> Q: Is the purpose of the cache
> to compete with the original site?
No, it is to keep people on Google. One of the top crieteria for any successful site is "OST" (On Site Time) or as we affectionatly call it "stickiness".
It is also made to put Google advertisements in the visitors face and reenforce branding. Googles logo is the only color at the top of the page.
> Google doesn't profit in any way from showing the cached image.
Absolute nonsense EFV. Google clearly profits from the showing of the cached page. If you don't think so, please look up the word "branding".
>>I can't just go around the internet copying images and expect a link to the original authors works to suffice if they decide that I am making a profit from their images... why should they be able to get away with it?
NoLimits, is your web hosting provider making a profit from cacheing your content? Why should they be able to get away with it?
One other point to consider, before hoping for a rush to appeal you should understand precident and the appeals process.
Right now this is simply a district court decision. I can be used for precident by other judges, but they can alo choose to ignore it.
If it is appealed and upheld, then it become a binding precident in that circuit. The district judges in that circuit MUST follow that precident. It is still non-binding, though given more weight, in other circuits. If it goes to the supremes it is binding everywhere.
You have to take into account the cost of appealing and losing.
As for the appeal itself, it can only be made on points of law, not points of fact. What the judge said during oral arguments isn't going to make any difference, it is what is in the decision regarding his interpretation of the law that counts.
Most district court judges have become very adept at writing appeal resistant decisions. Even if one or two points of law are overturned, the decision will have a reasonable chance of standing.
You also have to take into consideration that if the case is overturned, it generally goes back to the same judge to retry. The appeals court does not rule on the case itself, they only rule on those points of law, the case is still decided by that same district judge.
We aren't talking caching here wild best - what the search engines are doing, are republishing works.
Another point -
If it's okay for Google to cache your copywritten works UNLESS you use the nocache tag... then I, and 10,000,000 other websites can start caching all of the internets content and make up our own opt out tag.
Mine is going to be: no-steal
Now tell me... who is ready to include 10,000,000 different "opt-out" tags in their robots file?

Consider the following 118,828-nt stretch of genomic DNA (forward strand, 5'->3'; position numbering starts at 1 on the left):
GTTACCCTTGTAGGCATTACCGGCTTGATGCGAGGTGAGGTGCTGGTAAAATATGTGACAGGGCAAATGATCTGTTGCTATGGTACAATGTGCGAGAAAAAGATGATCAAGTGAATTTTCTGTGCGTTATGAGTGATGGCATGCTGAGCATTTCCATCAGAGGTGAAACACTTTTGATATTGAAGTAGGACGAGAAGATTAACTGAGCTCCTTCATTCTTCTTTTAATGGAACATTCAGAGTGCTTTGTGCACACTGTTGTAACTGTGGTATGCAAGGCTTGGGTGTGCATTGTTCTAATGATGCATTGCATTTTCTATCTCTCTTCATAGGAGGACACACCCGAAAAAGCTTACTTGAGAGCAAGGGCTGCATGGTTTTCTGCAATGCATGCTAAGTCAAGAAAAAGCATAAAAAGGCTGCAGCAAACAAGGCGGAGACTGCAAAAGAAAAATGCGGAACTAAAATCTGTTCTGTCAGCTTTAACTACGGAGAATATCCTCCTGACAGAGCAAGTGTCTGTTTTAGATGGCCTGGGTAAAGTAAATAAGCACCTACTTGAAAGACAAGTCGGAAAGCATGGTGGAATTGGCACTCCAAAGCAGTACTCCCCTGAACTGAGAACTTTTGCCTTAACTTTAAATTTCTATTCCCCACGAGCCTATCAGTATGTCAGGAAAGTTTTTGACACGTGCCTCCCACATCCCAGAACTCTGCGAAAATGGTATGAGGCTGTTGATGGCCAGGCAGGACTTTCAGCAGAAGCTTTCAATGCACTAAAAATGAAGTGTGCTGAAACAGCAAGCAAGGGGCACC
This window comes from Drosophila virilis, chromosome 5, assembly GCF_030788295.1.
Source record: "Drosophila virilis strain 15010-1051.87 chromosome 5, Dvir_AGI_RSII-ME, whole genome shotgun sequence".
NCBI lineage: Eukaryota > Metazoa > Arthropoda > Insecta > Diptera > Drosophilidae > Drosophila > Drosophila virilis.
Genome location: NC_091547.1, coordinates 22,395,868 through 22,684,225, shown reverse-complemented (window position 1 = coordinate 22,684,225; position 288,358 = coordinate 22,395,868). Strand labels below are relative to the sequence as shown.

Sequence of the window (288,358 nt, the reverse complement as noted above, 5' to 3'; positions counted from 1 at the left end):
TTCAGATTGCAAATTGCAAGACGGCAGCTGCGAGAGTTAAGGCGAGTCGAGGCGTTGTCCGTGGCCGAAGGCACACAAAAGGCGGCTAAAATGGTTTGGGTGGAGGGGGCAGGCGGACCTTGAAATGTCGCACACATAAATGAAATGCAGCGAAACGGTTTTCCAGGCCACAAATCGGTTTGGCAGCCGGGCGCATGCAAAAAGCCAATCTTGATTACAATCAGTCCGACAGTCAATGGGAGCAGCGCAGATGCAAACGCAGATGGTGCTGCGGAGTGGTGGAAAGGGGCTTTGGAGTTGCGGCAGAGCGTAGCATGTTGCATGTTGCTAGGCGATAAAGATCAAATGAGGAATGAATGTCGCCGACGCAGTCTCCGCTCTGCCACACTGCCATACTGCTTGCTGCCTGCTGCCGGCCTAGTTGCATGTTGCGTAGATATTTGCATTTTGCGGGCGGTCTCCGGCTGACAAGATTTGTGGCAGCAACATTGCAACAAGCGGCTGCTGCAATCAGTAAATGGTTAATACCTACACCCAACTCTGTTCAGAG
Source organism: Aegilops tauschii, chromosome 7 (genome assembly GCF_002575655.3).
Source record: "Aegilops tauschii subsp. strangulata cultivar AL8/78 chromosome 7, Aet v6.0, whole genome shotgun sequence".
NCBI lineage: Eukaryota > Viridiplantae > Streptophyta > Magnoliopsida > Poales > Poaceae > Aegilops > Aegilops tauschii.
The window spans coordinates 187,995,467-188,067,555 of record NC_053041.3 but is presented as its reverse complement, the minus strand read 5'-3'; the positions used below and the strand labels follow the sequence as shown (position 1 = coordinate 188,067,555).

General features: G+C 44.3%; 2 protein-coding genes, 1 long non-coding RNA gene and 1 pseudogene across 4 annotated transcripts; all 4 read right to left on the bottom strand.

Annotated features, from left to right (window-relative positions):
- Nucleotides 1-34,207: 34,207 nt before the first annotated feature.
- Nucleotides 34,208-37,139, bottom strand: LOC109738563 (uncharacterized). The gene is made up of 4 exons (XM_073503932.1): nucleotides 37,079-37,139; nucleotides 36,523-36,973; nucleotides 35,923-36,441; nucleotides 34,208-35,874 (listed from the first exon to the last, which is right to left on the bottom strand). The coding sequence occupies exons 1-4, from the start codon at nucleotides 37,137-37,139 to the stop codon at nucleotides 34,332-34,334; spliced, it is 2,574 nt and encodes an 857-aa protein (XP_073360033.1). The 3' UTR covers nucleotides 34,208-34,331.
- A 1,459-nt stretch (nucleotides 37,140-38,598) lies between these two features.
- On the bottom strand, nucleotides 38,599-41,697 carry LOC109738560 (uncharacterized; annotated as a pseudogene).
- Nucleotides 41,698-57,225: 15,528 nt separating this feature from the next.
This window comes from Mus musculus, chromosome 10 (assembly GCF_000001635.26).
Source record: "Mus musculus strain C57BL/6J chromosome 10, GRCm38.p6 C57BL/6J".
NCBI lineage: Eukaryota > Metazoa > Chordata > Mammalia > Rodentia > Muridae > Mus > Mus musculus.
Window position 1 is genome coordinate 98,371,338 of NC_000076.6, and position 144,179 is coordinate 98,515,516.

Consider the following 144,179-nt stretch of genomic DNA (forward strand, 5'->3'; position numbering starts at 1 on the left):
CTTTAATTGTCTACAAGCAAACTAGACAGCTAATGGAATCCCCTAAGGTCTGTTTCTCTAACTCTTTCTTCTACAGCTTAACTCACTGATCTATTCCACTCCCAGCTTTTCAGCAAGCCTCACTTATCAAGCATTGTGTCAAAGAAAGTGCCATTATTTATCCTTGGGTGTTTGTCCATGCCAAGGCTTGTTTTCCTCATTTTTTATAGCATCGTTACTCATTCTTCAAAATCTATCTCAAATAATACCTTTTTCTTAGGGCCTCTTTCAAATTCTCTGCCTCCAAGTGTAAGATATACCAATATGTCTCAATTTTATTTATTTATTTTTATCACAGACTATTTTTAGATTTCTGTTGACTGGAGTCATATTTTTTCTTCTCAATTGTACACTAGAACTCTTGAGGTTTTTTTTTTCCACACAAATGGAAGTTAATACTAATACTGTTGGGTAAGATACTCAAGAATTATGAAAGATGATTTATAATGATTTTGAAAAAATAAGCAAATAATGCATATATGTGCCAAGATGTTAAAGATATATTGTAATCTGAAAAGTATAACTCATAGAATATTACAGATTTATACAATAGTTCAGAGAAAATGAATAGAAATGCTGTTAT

- and wild, I PAY my web host to cache my site, and I CONTACTED THEM to initiate it. They profit from ME, not the people who WOULD HAVE been visiting my site - but instead returned to the SERP results, and had another "Google" branding image burned into their brain.
- and I don't want this to sound like an attack on Google, virtually all search engines are guilty of this form of (IMO) content THEFT.
[edited by: NoLimits at 6:40 pm (utc) on Jan. 26, 2006]
|what the search engines are doing, are republishing works. |
A cache would be an exact replica, unmodified in any form.
Not only do Google add their name at the top - but they ask you to bookmark the page, on THEIR site - thus stealing the people that should end up at your site. That's re-publishing.
Brett, you can not divide cache from republishing! Because everything on the Web is a copy - one, ten, hundred... thousand... and every copy can be considered publication of a certain kind! That is why copyright issues on the Web can not be looked at the same way as out of the Web! Making parallels there is off point.
Chico, you can not ask Google to index your content and allow people find you through organic searches AND in the same time ask Google not to cache your content, because technically it is not possible. You have to decide what's really important to you!
|then I, and 10,000,000 other websites can start caching all of the internets content and make up our own opt out tag. |
No you can't. You would have to match identical conditions to those in this case. Do you meet all the Fair Use, DMCA safe harbor, estoppel and implied license from this case?
I doubt it.
> A cache would be an exact replica, unmodified in any form.
and it would not be publicaly available to anyone and everyone.
>>Not only do Google add their name at the top - but they ask you to bookmark the page, on THEIR site - thus stealing the people that should end up at your site. That's re-publishing.